rence attached to old name and long prescription, was hailed by the lower orders of people as a good exchange, after suffering under the domination of the oligarchy. All tyrannies, however, were not so acceptable to the majority ; and sometimes we find the nobles concurring in the elevation of a despot, to further their own interests. Thus the Syracusan Gamori, who had been expelled by the populace, on receiving the protection of Gelon, sovereign of Gela and Camarina, enabled him to take possession of Syracuse, and establish his king­dom there. (Herod, vii. 154, 155.) Sometimes the conflicting parties in the state, by mutual con­sent, chose some eminent man, in whom they had confidence, to reconcile their dissensions ; investing him with a sort of dictatorial power for that pur­pose, either for a limited period or otherwise. Such a person they called alffv^vrir^s. [aesym-netes.]

A similar authority was conferred upon Solon, when Athens was torn by the contending factions of the AiaKpioi, IleStaToi, and Hdpa\oi9 and he was requested to act as mediator between them* Solon was descended from Codrus, and some of his friends wished him to assume the sovereignty ; this he refused to do, but, taking the constitu­tional title of Archon, framed his celebrated form of polity and code of laws. (Herod, i. 29 ; Plut. Solon. c. 13, &c.; Schomann, Antiq. Jur. pull. Gr. p. 173.) The legislative powers conferred upon Draco, Zaleucus, and Charondas, were of a similar kind, investing them with a temporary dictator­ship.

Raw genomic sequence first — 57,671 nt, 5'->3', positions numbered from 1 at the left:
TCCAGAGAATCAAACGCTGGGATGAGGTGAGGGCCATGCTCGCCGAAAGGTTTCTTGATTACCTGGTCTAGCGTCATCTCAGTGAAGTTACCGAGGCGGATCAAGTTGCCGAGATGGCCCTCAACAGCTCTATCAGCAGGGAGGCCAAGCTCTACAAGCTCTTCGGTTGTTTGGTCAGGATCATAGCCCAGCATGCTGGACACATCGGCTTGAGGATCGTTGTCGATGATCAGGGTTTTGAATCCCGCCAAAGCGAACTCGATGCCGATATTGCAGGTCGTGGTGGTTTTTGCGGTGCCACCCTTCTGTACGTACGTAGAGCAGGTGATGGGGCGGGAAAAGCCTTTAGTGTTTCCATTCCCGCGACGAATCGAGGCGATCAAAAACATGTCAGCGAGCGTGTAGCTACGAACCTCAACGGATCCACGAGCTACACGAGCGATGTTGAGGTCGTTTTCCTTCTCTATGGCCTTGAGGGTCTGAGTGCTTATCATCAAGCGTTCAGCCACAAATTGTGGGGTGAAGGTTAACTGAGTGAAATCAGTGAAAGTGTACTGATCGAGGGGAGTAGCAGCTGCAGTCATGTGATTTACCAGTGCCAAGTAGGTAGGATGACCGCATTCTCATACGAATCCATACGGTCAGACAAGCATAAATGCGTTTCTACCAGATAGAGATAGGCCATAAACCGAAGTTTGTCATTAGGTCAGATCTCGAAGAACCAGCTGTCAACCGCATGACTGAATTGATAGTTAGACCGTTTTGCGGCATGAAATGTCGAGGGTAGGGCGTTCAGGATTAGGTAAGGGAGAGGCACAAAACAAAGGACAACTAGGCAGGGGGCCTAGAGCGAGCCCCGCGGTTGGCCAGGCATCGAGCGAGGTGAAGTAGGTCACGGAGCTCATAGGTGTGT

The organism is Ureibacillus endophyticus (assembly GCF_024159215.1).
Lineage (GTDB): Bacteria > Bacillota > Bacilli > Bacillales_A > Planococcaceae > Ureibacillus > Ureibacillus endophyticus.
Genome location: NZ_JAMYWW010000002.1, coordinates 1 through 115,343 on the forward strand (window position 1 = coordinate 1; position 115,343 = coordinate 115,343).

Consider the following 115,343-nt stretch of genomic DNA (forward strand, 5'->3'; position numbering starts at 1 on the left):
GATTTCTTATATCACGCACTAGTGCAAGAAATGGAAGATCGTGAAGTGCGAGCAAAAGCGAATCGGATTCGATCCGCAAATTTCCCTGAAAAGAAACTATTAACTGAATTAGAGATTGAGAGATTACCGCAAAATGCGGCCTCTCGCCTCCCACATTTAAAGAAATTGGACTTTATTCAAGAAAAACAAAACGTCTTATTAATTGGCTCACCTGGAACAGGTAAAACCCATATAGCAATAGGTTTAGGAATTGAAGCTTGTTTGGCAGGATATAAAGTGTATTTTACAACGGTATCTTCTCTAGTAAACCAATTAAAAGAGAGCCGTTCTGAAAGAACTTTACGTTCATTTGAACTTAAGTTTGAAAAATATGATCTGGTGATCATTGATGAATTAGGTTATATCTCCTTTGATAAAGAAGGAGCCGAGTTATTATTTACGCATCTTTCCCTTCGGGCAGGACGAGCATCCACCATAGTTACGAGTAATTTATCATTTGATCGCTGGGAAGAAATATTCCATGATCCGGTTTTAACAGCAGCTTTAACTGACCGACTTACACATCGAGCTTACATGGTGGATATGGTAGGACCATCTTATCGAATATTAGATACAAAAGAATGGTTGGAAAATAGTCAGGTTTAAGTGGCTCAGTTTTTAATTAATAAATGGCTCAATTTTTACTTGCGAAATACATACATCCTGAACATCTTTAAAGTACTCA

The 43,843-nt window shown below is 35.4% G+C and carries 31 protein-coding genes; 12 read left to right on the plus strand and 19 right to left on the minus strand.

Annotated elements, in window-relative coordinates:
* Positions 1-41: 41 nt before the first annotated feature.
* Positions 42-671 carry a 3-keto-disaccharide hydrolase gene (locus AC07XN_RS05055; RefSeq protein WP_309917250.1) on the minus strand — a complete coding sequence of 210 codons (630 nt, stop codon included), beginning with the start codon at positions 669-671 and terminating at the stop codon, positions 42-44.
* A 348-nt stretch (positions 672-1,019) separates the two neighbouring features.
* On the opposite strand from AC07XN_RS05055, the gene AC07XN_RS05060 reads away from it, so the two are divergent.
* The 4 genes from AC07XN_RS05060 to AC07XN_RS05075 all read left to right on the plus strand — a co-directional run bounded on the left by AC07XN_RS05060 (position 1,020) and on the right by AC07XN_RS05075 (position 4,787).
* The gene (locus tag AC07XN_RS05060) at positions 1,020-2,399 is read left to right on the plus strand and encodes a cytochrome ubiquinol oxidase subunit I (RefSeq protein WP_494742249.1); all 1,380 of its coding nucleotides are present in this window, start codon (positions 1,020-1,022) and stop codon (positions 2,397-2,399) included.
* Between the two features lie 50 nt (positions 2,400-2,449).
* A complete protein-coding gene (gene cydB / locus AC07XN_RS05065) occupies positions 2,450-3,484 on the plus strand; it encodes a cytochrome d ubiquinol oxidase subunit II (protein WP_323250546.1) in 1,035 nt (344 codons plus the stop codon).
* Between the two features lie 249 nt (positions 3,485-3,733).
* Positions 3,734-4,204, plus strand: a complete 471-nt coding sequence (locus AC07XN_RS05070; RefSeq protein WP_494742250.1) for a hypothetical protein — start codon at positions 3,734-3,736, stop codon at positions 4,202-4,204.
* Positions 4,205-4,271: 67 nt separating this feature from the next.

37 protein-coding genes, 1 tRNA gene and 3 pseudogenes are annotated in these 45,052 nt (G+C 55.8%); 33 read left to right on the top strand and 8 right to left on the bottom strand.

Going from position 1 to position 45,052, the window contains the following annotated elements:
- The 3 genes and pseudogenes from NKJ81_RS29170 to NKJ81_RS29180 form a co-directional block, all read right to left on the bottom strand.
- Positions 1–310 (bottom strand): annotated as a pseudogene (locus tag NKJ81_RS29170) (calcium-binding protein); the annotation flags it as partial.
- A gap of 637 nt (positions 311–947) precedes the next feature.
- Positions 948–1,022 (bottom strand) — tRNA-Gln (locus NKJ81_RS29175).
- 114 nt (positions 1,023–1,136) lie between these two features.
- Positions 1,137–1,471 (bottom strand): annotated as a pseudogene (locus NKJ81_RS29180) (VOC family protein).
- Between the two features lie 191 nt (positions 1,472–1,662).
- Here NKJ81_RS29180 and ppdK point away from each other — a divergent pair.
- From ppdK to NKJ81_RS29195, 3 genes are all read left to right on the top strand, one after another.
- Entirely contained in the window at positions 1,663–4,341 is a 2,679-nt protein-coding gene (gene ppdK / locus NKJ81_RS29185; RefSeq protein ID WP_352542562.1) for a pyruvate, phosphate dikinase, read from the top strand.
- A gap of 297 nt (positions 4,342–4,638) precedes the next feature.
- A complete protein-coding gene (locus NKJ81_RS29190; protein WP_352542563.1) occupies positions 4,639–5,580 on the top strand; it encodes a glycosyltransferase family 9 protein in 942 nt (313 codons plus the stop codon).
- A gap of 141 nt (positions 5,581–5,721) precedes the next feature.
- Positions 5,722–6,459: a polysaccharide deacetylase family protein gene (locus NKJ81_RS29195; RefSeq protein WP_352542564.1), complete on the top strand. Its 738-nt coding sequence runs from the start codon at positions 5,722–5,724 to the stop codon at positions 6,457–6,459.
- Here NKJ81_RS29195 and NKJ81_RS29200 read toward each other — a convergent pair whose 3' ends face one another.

The Tupavvos must be distinguished, on the one hand, from the alffv/j.^rrjs, inasmuch as he was not elected by general consent, but commonly owed his elevation to some coup dieted,, some violent movement or stratagem, such as the creation of a body-guard for him by the people, or the seizure of the citadel (Herod, i. 59 ; Thucyd. i. 126) ; and on the other hand, from the ancient king? whose right depended, not on usurpation, but on inheritance and traditionary acknowledgment. The power of a king might be more absolute than that of a tyrant; as Pheidon of Argos is said to have made the royal prerogative greater than it was under his predecessors ; yet he was still regarded as a king ; for the difference between the two names depended on title and origin, and not on the manner in which the power was exercised, (Aristot. Polit. v. 8.) The name of tyrant was originally so far from denoting a person who abused his power, or treated his subjects with cruelty, that Peisistratus is praised by Thucydides (vi. 54) for the moderation of his government; and He­rodotus says, he governed ovtg rifjLas ras eovvas arvvrapd^as, otfre befffjua jUeraAAa^as, eVi re ro?cri icaT6ffT€a>cri eve/ne t^v ir6\tv KOff^tav KaX&s re Kal eu. (i. 59.) Therefore we find the words pavtXevs and rvpavvos used promiscuously by the Attic tragedians passim (see the Argument of the Oedipus Tyrannus) ; and even by prose authors. Thus Herodotus calls the Lydian Candaules ri>-po.vvos (i. 7), the kingdom of Macedonia Tvpavvis (viii. 137), and Periander of Corinth /SacnAefo. (iii. 52 ; compare v. 27, 92.) Afterwards, when tyrants themselves had become odious, the name also grew to be a word of reproach, just as rex did among the Romans. (Wachsmuth, Hellen. Alt. vol. i. pt. i. pp. 279—288,1st ed. ; Thirl wall, Hist. of Greece, vol. i. pp. 401, 404.)